@ The Garage, London
4th March 2014
Review by Kirsty Birkett-Stubbs
Photos by Inty Malcolm
When your band’s called Crowbar, The Garage seems like quite an apt venue. It could also work for the likes of Tool, Nine Inch Nails… Hammerfall… and a mechanic/handyman line that’s dying on its ass. Unlike tonight’s gig. See arrive at doors and the place looks dead with tickets still changing hands; give it an hour or two and there’s barely room to swing a crowbar without caving someone’s head in. Which might be the only way you’ll get to the bar.
A lot of bands simply can’t get away with calling the crowd c*nts. Suspicions are that DripBack (3/5) do it all the time, it’s the norm, and people would be more put out by a simple “How’re you doing tonight?” It’s their thing; friendly like. In much the same way frontman Wez postures and paces with the best, all shoulders back, head lolling forward, and scowls, but talks super nice come the breaks.
“Keep your mouth shut and your head down”, although said with more letters than that, goes the recorded into into the hardcore-flirting ‘Profit Driven War’. About as Lahndan as they come, it’s that accented edge that marks DripBack’s voice out as different. That and the fact they play their death/grind motley with true punk authenticity.
The band seem bothered by the lack of space on the Garage’s stage though; like caged animals stalking madness, and sadly that frustration doesn’t quite translate into performance. Still the front and centre crew are banging away, even if the momentum fizzles out long before it reaches the back.
I last saw Hang The Bastard (3.5/5) in 2012, and it seems that in that time they’ve managed to string up two vocalists. Using a lot of their old sound for rope.
Today’s (and assuming he’s not for the gallows as well, tomorrow’s) Hang The Bastard is voiced by Tomas Hubbard, the band’s one-time bass player, who screeches like a mouthpiece for possession into the mic from behind a screen of hair. Which is all right but literally makes for something of a curtain between crowd and fan.
And that sound that I was mentioning? Well they’ve let go of the ‘core’ elements and gone for as much groove as one one bass and one guitar can manage.
Which is quite a lot actually. Even though there’s a tech guy fiddling with the drums for half the set, if there’s an issue then it’s not really noticeable.
At times the quality of the music, laden down in sludge and dragged over stones, outweighs the vocals, which whilst different for the genre, sometimes jar and bump against the riffs. Still it’s bloody heavy.
Or so it seems until Crowbar (4/5) come in and sink all other battleships. With a carpet bombing of riffs, and then some. You’ve got to love a band who still set up for themselves after all this time, and Crowbar are that band. What’s more, frontman Kirk Windstein is in and around the merch stand up until show time, chatting with fans and posing for pics, when other bands would be laying around out back.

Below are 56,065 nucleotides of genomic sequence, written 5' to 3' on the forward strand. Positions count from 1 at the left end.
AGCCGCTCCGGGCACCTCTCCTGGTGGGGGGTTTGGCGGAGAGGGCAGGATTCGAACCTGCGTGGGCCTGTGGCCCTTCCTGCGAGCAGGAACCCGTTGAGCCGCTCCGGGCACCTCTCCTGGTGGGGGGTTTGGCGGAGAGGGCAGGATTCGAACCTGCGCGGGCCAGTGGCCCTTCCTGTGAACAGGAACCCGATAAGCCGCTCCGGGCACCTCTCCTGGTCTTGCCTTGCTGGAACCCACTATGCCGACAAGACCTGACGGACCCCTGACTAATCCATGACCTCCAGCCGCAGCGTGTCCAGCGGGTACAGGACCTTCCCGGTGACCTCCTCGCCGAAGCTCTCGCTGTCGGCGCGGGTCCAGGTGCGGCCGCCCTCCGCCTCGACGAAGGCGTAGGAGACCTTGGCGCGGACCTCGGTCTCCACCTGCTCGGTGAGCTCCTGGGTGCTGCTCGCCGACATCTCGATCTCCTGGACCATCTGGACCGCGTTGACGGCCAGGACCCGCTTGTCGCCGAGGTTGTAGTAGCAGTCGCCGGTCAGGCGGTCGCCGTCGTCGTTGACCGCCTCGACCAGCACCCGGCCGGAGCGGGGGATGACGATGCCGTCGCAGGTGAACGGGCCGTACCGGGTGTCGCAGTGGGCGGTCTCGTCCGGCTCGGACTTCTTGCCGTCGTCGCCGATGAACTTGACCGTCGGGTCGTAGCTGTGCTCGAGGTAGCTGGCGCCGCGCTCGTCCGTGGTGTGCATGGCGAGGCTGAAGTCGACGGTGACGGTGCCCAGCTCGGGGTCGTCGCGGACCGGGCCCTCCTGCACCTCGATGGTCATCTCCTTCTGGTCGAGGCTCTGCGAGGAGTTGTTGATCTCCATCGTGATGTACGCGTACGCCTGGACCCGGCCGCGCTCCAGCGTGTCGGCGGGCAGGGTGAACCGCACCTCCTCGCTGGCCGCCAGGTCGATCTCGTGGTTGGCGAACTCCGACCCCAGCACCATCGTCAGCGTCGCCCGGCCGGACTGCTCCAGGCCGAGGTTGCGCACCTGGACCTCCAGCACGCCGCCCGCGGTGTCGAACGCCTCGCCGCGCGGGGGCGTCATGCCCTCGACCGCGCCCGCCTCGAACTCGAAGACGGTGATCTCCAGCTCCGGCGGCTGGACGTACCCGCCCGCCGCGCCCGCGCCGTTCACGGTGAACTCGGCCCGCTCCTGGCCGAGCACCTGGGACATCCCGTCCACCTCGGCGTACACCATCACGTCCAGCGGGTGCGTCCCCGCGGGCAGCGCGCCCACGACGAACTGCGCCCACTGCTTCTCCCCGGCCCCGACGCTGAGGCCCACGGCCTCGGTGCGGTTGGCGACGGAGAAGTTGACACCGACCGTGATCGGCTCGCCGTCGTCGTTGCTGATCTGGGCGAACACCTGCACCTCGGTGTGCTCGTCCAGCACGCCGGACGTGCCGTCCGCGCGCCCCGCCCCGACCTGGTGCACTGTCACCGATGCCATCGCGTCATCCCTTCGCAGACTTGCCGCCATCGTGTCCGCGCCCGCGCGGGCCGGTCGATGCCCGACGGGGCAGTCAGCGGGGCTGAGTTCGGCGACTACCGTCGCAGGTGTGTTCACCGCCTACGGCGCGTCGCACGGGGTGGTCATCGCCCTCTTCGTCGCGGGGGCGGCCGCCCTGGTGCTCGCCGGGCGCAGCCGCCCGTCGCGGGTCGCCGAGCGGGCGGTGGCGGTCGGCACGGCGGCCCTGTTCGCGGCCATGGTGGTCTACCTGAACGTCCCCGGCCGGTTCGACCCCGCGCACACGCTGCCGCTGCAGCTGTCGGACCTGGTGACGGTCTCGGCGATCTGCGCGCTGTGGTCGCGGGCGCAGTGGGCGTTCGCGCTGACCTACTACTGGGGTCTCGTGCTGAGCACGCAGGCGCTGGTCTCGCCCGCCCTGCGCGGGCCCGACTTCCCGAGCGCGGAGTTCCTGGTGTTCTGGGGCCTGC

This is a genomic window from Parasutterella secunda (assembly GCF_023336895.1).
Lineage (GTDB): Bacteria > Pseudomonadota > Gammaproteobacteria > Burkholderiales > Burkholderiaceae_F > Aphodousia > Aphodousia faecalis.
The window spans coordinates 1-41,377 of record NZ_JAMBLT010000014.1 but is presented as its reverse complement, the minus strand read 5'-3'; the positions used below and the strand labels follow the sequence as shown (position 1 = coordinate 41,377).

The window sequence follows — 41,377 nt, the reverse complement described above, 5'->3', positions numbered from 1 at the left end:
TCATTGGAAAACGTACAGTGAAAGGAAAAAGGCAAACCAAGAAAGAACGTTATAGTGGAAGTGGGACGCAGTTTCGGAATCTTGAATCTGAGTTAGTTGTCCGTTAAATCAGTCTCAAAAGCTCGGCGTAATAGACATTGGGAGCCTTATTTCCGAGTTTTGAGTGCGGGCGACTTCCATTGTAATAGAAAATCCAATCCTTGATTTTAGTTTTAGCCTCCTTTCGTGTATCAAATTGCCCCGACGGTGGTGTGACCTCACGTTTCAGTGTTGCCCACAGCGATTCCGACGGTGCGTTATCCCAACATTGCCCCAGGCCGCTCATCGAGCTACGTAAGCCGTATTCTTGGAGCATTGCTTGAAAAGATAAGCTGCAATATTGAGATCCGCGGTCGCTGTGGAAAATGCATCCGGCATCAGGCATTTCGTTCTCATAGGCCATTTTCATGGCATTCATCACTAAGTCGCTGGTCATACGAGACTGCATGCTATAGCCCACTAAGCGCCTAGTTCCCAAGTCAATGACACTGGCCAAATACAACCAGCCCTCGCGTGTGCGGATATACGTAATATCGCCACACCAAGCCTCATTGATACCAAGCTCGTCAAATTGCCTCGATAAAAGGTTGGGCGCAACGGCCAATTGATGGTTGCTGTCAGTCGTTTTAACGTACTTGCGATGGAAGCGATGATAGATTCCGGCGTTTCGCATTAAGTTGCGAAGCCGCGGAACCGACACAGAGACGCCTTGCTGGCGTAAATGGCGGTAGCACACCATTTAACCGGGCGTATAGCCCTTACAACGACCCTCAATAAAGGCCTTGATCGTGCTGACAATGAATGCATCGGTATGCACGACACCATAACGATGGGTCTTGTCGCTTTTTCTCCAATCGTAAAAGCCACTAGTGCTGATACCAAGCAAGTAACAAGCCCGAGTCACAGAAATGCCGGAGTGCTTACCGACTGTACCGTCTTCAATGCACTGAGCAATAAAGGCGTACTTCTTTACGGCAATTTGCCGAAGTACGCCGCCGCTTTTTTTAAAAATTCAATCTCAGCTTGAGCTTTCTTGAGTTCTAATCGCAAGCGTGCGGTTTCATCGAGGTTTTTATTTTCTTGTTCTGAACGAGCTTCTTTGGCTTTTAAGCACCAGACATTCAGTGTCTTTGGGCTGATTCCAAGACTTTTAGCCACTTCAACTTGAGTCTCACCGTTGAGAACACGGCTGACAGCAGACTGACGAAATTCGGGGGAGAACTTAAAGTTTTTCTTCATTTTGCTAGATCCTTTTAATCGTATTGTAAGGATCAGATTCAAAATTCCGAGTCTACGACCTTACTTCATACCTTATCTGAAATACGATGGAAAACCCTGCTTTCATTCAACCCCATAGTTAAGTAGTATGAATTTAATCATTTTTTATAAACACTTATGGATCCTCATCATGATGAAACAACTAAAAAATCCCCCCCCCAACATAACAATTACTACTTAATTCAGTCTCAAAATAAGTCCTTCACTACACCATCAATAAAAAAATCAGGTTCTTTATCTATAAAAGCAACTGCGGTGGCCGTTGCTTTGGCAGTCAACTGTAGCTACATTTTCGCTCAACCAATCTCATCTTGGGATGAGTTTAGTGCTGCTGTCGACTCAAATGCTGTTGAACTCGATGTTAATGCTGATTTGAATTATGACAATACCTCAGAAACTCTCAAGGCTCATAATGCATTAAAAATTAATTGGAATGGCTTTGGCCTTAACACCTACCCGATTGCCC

Spitting like a cowboy who thinks he’s still in the saloon, Windstein rumbles and roars into pit-starter ‘Conquering’, and so the riffs start falling. Even his speaking voice is as raw as a recently flayed ass, but that’s a good sign for this crowd. Despite how heavy their action is, Crowbar don’t just pound away with blunt instruments – there’s precision here, edges still sharp beneath any fuzz.
‘High Rate Extinction’ coils and crushes like a snake, and having almost digested the crowd Crowbar decide to give what remains another squeezing in the form of ‘All I Had I Gave’, with Windstein almost crooning the chorus line. Thing about Crowbar is they make the up-tempo and down-tempo work together; different sides of the coin as one. Only you’re never sure which side you want it to land on – slow and brooding or fast and driving. Better to just let it keep spinning on its end.
Things start to increasingly hang off the Sever The Wicked Hand peg with the title track seeing the drum kit take the brunt, and ‘Liquid Sky And Cold Black Earth’, which presses down so hard that you could for a second imagine it forcing sky to ground.
They don’t give us too much, maybe not enough. In keeping with Windstein’s regular-guy persona the encore is an unheralded affair but ‘The Cemetery Angels’ gives a send-off worth waiting around for.
Sure the news of Windstein’s departure from Down stung, but tonight you can see why he’s still smiling. Why everyone’s smiling. And with a new album about to drop, those grins are soon going to be wide enough to shove a crowbar in. Bite down on the metal kids, you’ll like it.